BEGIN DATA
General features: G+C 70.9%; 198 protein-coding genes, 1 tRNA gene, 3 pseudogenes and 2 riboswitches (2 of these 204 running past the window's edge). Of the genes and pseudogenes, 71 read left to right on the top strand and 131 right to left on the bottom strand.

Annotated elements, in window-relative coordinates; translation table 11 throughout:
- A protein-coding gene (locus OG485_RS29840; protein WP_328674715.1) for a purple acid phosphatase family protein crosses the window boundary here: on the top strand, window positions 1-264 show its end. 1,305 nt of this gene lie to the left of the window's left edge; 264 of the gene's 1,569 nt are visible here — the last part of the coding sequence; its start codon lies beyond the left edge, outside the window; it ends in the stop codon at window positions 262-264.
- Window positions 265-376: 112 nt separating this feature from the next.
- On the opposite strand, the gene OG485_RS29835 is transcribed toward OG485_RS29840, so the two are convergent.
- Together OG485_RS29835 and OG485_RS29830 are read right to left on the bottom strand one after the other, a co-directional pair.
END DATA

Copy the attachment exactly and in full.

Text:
General features: G+C 70.9%; 198 protein-coding genes, 1 tRNA gene, 3 pseudogenes and 2 riboswitches (2 of these 204 running past the window's edge). Of the genes and pseudogenes, 71 read left to right on the top strand and 131 right to left on the bottom strand.

Annotated elements, in window-relative coordinates; translation table 11 throughout:
- A protein-coding gene (locus OG485_RS29840; protein WP_328674715.1) for a purple acid phosphatase family protein crosses the window boundary here: on the top strand, window positions 1-264 show its end. 1,305 nt of this gene lie to the left of the window's left edge; 264 of the gene's 1,569 nt are visible here — the last part of the coding sequence; its start codon lies beyond the left edge, outside the window; it ends in the stop codon at window positions 262-264.
- Window positions 265-376: 112 nt separating this feature from the next.
- On the opposite strand, the gene OG485_RS29835 is transcribed toward OG485_RS29840, so the two are convergent.
- Together OG485_RS29835 and OG485_RS29830 are read right to left on the bottom strand one after the other, a co-directional pair.